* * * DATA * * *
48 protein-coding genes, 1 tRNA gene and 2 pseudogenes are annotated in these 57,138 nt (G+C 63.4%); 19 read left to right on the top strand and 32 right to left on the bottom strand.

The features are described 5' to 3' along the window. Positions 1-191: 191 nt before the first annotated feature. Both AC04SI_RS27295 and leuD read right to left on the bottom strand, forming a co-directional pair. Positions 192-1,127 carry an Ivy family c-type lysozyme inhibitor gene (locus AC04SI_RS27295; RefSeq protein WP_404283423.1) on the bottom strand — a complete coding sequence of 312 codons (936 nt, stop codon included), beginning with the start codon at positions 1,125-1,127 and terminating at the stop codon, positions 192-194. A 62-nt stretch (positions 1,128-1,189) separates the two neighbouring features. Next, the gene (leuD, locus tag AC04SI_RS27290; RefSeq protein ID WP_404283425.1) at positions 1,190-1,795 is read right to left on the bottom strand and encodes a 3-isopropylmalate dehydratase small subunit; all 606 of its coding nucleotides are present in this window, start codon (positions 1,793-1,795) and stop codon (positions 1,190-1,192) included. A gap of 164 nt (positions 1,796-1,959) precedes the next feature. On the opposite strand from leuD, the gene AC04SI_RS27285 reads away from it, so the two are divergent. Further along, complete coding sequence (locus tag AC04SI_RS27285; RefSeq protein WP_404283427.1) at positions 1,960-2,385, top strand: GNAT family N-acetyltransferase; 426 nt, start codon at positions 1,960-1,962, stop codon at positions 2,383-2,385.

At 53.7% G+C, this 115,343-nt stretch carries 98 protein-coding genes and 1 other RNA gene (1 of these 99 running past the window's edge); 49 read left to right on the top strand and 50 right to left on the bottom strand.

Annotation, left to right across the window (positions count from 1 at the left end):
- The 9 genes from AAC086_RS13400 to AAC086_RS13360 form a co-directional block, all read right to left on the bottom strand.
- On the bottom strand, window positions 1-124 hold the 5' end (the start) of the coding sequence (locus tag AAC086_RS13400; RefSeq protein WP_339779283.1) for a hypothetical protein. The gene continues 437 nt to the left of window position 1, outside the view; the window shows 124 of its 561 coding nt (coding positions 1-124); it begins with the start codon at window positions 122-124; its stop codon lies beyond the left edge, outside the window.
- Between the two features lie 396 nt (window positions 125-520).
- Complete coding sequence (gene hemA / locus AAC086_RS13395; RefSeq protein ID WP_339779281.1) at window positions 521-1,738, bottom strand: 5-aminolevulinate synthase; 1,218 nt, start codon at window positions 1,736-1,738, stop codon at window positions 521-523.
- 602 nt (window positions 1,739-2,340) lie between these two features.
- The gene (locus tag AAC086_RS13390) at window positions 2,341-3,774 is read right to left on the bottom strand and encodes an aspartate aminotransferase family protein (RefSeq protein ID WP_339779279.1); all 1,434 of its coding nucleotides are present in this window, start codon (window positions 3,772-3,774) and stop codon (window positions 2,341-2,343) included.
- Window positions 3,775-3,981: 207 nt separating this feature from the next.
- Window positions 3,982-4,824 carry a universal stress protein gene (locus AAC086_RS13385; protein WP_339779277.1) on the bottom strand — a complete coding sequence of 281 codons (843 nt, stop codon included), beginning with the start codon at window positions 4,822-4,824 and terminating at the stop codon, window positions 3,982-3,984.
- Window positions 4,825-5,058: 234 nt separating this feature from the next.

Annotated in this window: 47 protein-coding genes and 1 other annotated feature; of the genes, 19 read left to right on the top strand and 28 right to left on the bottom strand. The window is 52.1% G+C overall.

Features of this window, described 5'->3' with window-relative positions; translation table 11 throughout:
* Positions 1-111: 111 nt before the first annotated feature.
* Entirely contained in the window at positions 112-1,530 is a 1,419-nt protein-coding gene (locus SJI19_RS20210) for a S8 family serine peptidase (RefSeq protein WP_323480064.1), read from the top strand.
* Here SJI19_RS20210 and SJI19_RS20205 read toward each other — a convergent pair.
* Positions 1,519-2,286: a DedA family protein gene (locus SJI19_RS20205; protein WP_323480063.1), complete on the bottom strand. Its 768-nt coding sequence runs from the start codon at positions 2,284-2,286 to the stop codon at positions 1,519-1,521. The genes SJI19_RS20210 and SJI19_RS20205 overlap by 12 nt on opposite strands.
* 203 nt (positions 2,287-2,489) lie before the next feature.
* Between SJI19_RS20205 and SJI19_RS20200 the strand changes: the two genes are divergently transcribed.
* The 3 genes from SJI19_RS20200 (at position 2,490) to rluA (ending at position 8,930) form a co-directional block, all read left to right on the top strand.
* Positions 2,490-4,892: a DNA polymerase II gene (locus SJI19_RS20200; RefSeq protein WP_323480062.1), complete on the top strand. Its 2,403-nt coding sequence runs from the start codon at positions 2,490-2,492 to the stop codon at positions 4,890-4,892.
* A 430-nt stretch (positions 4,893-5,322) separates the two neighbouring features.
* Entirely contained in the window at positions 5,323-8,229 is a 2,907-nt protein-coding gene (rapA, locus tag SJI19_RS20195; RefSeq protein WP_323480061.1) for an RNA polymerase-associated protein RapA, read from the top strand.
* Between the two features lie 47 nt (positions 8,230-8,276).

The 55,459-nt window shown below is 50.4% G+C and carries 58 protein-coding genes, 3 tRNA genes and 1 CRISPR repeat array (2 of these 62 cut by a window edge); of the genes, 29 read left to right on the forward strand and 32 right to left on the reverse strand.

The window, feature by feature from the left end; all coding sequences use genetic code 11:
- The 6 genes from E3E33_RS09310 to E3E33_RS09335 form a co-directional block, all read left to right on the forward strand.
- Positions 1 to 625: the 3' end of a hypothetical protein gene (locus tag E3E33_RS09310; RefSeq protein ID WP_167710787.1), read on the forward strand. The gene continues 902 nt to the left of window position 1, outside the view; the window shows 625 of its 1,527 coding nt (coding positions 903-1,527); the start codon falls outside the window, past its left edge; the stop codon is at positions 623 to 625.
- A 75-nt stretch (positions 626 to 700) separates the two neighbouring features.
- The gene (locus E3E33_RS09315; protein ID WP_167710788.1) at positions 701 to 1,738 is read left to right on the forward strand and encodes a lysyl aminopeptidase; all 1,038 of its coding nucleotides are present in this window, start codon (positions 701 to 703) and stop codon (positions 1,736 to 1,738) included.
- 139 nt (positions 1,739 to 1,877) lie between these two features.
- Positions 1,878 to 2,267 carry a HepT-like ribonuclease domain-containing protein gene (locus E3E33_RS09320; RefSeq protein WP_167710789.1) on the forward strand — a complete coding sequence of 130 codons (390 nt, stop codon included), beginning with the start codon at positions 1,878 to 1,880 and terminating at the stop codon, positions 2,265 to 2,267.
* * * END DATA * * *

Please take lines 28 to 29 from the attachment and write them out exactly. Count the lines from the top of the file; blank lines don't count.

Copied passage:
The window, feature by feature from the left end; all coding sequences use genetic code 11:
- The 6 genes from E3E33_RS09310 to E3E33_RS09335 form a co-directional block, all read left to right on the forward strand.